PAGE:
This is partly due to the growing irreligiosity of Americans, particularly among (former) Catholics and mainline Protestants. Additionally, mainstream opinion on the key issues of concern to the “moral majority” in the 1980s, including the war on drugs, getting “tough on crime”, and opposition to gay marriage, has undergone a near-180 in the intervening years. (Abortion is a notable exception to this trend, but the fact that 36% of Democrats are pro-life, compared with 41% of Americans overall, calls into question the true importance of this issue to most Americans’ politics.) It is increasingly the Democrats, and not the Republicans, who are considered to occupy the moral high ground in mainstream American culture.
Finally, the least obvious Democratic shift, towards economic conservatism. While recent acrimonious debates over the size of the national deficit might seem to belie this, it is easy to forget that the Democratic party of 1980 was staunchly pro-union, and therefore anti-trade and anti-immigration. It was Reagan’s party that pushed free trade and amnesty for illegal immigrants. (Ironically, these very policies contributed to the shifts in the American electorate that have undermined the GOP in 2016, as these immigrants disproportionately became Democratic voters.)
A Hollowed-Out Party
These Democratic policy shifts have reduced the GOP to 1) an unnecessarily aggressive foreign policy, exemplified by Bush’s disastrous invasion of Iraq and ongoing fearmongering against accepting government-screened refugees from Muslim countries; 2) defending a “moral majority” that Americans increasingly don’t buy into, and 3) cuts in taxes and benefits as the main component of their economic conservatism, which was always the least popular aspect of their platform (except among the big donors who funded the party).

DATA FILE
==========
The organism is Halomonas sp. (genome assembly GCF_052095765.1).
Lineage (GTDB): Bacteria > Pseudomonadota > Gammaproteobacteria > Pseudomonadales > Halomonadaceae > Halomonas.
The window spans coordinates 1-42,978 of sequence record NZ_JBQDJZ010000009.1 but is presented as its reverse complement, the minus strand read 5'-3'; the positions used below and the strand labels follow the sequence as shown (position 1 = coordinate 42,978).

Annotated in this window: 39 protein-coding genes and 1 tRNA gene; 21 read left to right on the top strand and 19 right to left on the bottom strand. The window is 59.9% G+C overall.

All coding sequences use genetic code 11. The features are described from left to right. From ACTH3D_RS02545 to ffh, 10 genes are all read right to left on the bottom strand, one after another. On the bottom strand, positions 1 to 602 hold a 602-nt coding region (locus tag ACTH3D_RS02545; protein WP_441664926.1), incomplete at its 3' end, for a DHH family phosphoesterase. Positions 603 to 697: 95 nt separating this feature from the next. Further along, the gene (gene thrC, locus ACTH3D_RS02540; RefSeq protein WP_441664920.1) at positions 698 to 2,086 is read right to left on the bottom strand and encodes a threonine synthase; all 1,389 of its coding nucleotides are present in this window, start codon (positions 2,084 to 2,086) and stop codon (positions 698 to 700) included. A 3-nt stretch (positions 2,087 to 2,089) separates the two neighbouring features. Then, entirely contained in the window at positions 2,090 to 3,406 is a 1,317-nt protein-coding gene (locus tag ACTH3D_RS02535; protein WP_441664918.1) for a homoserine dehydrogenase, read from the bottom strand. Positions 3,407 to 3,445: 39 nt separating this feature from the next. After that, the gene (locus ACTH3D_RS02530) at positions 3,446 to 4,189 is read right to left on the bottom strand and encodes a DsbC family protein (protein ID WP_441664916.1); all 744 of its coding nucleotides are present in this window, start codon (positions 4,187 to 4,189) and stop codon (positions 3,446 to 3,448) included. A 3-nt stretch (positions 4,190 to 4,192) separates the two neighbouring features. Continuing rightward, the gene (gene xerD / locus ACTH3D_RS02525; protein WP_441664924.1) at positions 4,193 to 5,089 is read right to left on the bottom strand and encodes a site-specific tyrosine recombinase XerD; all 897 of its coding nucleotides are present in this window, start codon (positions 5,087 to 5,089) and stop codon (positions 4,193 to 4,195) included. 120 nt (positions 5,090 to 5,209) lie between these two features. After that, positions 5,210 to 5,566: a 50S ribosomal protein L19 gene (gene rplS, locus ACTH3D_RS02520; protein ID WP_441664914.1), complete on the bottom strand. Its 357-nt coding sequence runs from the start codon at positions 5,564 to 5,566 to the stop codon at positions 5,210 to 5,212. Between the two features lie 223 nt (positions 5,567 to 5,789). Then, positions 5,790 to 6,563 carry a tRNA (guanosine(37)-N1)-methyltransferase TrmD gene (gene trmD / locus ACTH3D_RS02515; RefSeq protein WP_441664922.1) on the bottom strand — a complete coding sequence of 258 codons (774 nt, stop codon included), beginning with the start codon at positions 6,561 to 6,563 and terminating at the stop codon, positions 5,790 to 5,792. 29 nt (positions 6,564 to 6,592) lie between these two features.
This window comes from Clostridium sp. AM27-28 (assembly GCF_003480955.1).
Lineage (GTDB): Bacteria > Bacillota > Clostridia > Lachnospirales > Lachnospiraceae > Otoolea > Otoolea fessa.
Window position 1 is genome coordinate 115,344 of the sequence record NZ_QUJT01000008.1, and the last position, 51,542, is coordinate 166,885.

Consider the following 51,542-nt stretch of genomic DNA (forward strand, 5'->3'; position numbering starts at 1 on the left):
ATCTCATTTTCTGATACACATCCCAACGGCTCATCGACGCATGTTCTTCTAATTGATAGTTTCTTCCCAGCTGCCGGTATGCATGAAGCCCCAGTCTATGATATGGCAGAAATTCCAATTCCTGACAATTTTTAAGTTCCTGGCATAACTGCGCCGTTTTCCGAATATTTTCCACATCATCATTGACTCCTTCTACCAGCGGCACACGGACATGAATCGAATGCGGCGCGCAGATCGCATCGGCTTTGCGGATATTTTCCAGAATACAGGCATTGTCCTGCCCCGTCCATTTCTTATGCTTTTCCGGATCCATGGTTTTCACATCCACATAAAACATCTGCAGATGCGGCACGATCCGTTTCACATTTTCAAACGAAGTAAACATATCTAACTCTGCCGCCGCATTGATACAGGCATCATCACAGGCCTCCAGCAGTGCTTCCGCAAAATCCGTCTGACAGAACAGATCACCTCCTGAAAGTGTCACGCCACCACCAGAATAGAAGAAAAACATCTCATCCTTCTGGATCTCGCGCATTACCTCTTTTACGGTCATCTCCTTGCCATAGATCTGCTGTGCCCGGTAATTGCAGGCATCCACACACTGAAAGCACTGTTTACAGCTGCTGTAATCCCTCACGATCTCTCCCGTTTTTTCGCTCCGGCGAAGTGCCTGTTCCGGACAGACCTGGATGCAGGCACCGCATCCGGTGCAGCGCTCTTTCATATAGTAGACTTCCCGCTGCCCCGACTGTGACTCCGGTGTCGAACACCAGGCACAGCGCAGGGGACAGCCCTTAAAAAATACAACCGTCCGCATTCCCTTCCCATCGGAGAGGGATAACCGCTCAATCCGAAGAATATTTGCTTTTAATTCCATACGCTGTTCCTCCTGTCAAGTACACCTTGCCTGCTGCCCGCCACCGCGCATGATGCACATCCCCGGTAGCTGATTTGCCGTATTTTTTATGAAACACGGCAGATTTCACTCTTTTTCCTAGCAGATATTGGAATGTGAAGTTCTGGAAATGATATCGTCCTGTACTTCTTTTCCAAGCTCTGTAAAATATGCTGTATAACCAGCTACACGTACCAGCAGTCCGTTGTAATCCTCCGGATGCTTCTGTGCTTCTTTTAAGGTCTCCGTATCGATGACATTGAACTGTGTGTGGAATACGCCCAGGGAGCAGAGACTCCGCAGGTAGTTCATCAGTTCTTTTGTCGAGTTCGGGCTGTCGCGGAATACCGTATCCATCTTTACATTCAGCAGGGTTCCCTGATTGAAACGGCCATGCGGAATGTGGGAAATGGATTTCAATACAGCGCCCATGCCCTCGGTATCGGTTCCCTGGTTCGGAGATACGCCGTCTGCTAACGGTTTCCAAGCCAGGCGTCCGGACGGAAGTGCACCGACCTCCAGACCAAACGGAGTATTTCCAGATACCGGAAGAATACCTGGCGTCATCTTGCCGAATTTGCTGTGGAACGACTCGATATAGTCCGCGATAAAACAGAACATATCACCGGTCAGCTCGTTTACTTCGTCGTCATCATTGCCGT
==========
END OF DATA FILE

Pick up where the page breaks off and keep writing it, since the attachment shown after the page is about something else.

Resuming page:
In recent years it has kept itself on life support by embracing the embittered remnants of the unionists whom the Democrats discarded in favor of free trade and globalism, and validating their anger and frustration. As the first linked article above points out, however, the Trumpsters’ anti-trade, anti-immigrant views clash with the interests of the GOP establishment, and Trump’s lasciviousness is driving away the remnants of the “moral majority”.
In summary, the GOP is being consumed, not by a single unifying issue like the Whig party, but by a gradual hollowing-out of its platform as the positions of the opposing party and of the broader electorate have shifted. The writing was on the wall when they were forced to embrace the Tea Party in 2010, which was always more economically populist (and flat-out racist) than the establishment wanted to believe and was never really compatible with the rest of the Republican coalition.
For those looking for the unifying issue(s) that will siphon off Democrats into a new party with the remnants of the GOP, I offer this possibility: There isn’t one. The Democratic platform is just too well-aligned with the views of the American electorate right now for any alternative parties to be viable.
Democratic-Republicans’ dominance ended only on their terms, with the populist schism of Andrew Jackson. I think what we have before us is a long period in the wilderness, waiting for the Democratic big tent to get restless and split. This is not to say that third party activity is futile, but we should plan to be in it for the long haul.